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Public Policy and Administration


Marcel I. Kitissou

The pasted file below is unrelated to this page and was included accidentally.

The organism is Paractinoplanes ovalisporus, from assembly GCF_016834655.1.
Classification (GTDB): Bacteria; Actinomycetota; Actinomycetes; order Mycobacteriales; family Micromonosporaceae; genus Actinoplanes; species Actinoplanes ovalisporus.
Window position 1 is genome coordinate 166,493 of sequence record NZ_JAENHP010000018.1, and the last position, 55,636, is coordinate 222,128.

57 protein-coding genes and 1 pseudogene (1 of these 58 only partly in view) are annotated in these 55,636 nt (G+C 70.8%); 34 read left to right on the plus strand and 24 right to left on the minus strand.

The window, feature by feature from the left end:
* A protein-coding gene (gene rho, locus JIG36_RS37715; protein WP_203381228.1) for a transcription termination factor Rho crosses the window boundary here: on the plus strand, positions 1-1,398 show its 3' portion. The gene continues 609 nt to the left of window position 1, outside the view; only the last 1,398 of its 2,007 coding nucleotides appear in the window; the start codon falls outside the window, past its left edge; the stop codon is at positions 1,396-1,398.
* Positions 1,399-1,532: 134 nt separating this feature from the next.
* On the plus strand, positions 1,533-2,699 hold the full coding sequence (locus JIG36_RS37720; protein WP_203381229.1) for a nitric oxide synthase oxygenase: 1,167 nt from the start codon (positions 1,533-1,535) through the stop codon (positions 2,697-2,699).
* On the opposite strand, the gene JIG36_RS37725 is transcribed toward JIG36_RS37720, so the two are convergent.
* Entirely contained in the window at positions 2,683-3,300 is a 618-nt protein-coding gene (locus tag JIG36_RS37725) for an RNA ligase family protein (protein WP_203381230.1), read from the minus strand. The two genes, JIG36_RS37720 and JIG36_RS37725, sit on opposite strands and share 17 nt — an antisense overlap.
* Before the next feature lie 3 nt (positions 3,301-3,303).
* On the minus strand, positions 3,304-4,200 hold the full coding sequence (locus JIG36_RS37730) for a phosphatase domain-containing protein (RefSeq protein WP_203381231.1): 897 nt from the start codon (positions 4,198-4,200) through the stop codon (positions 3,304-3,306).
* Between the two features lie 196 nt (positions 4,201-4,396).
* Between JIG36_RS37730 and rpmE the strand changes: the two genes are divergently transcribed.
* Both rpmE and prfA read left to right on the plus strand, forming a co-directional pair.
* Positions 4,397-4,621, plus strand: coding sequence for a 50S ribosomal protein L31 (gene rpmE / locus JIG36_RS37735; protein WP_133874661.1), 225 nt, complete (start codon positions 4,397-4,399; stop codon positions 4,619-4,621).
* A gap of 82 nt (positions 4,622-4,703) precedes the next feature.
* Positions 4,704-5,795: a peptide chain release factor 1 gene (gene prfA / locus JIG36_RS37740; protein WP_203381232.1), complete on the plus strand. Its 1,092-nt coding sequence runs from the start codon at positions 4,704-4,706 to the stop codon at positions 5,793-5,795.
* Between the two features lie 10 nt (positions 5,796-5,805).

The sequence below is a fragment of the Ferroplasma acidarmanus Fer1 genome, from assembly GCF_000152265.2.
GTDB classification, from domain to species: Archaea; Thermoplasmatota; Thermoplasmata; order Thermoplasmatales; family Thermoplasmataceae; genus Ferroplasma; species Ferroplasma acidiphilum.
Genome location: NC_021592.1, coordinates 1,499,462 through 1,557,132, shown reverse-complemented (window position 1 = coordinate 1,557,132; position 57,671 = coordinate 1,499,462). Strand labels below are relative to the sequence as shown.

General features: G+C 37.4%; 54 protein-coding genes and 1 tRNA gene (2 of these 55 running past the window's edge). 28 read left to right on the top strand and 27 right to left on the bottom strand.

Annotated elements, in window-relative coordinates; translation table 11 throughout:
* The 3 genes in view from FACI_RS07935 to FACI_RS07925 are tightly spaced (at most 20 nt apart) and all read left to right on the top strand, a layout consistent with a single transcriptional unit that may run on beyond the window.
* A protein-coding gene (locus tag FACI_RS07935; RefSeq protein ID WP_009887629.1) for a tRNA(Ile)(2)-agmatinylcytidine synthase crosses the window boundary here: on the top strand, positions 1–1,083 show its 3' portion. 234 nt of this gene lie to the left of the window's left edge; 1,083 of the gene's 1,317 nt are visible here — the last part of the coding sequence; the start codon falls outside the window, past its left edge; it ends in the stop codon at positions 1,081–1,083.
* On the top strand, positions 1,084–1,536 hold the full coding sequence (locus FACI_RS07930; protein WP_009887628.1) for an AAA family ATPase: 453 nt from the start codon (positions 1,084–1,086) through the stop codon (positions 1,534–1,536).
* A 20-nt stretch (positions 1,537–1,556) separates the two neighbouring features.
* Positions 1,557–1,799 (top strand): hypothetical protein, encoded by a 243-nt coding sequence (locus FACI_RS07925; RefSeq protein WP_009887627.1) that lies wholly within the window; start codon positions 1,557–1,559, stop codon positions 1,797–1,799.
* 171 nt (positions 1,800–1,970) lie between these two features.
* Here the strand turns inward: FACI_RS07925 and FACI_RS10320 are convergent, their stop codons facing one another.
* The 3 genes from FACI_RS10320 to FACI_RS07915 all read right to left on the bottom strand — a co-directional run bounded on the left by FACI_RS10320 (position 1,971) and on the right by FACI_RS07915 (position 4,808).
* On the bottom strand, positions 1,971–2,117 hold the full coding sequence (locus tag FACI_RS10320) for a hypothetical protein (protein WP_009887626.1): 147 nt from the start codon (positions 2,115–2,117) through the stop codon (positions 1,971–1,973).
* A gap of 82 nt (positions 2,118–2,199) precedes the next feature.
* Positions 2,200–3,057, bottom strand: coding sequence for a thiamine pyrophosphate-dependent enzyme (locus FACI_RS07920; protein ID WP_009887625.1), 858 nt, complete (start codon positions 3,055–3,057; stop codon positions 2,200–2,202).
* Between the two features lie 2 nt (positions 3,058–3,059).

Developing the ability to understand one's adversary is a critical task for any professional in the military. In the army, this understanding is partially realized through a second language capability. This study involved quantifying results from different sites and methods of second language training for army linguists, using proficiency scores measured by the Defense Language Proficiency Test to determine if quantitative differences between methods of instruction existed. The hypothesis that trainees at Site 1 achieved significantly higher proficiency levels than trainees at Site 2 was used as the primary building block for this research. The objective of this study was to aid leaders in the linguist community in making evidence-based policy decisions. Social representation theory was used as the theoretical framework for understanding the norms and beliefs formed by the subgroups of linguists within the target population who were beneficiaries of the different methods of second language training. Secondary data were obtained through a Freedom of Information Act request to the major army command used as the target population for the study. The study found no significant difference between the language training sites as measured by the posttraining Defense Language Proficiency Test. Further study recommendations consist of investigating qualitative aspects of second language training. The primary social change impact of this research for the army linguist community may reside in the study's promotion of the best use of resources. To fulfill the national security role presented to the army, the most effective and efficient methods of second language training must be used.

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